Binary blobs and proprietary software are not evil. Certainly not because RMS said so.
Linus himself has said many times he has no issues with proprietary software. Just that, in general, it sucks when held up to open source.
And it's a cold splash of reality to learn nVidia card have the best support in Linux thanks in no small part to the proprietary driver nVidia makes at high quality. Would be nice to see KMS and framebuffer support, however...
Let us also face facts that nv was never an award-winning driver *anyone* liked to use. nVidia described it well as a driver you'd wanna replace.
Nouveau is exciting but years away from being at any level of production value.
As for recommending ATI. No. Just... no. ATI's support for Linux is abysmal. It's probably provided the worst drivers ever developed for the Linux video stack. Even without Catalyst, the OSS drivers are so crappy its a wonder anyone can use an ATI card on Linux.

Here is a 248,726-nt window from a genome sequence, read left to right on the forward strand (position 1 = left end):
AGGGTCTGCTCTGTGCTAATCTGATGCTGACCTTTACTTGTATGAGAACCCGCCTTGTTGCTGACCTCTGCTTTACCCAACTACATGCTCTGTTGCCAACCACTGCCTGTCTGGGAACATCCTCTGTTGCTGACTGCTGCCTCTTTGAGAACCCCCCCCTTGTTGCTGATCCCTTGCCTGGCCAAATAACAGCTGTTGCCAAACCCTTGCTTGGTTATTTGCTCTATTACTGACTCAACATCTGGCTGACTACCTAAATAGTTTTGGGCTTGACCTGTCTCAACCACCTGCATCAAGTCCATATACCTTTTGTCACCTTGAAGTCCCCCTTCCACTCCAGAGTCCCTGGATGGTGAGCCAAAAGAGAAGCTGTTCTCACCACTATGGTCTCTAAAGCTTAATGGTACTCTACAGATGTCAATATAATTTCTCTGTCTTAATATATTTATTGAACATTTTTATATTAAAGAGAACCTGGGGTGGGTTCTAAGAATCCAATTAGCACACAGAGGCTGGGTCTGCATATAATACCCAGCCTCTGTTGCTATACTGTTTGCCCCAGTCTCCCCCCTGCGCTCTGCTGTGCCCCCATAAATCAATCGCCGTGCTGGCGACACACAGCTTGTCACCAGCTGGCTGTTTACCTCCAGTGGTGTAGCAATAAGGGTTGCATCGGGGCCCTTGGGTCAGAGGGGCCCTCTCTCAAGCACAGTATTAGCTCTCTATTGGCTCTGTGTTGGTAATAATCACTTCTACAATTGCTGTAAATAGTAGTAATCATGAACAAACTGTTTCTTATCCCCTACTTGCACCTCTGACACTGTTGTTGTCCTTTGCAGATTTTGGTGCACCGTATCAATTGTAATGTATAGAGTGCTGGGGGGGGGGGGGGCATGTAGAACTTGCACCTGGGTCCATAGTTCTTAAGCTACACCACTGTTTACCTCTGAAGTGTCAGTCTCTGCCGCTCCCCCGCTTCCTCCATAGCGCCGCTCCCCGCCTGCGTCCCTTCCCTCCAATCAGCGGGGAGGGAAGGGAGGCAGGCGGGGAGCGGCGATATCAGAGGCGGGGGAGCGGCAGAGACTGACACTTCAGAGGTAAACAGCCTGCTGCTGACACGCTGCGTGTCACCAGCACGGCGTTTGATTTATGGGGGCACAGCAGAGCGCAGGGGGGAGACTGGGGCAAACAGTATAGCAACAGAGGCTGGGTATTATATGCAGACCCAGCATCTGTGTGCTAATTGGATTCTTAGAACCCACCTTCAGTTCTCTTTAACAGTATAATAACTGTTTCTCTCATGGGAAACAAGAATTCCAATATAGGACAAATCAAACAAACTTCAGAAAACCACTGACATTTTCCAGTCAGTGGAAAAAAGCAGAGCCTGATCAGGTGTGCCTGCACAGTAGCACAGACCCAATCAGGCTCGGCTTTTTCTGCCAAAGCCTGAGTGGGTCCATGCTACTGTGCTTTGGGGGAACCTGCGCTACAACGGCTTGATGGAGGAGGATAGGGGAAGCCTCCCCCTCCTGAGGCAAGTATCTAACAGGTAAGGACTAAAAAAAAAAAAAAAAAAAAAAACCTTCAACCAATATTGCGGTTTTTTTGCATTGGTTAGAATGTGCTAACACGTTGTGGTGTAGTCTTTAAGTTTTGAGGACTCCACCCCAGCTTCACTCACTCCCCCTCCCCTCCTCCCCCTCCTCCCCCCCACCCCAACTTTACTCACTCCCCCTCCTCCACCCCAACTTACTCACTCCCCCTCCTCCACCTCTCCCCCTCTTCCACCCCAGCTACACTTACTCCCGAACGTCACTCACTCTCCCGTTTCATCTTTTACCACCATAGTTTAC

Re: advocacyIn order to advocate Linux you need to present something useful to potential new users. In general noone care about what OS they run and often the apps neither. They want to do something and they want it to be cool. So for some wobbly windows really makes a difference - show them wobbly windows and spinning desktop cubes. Others couldn't care less. My personal reasons were 1) my laptop ran a lot faster with Linux (but who cares if the apps you need doesn't run at all) 2) It had an app I specifically wanted that didn't exist for windows.
So show them interesting cool apps, show them it runs fast and probably show them that they can run windows apps too VM or wine.
You may have to do some research to find exciting alternatives. And one thing I believe is important is that cool and useful is king not free (as in beer). Free sounds cheap so you need to explain why the world's largest cooperations contribute and give away such great things. I use R and when I promote it I always mention Facebook and Google as big corp users - it gives credit. IBM is a big contributor to OpenoOffice etc.
Just my 2c.
Re: ATIAs someone who recently purchased an ATI Video card for a Linux system, I wouldn't recommend that to anybody.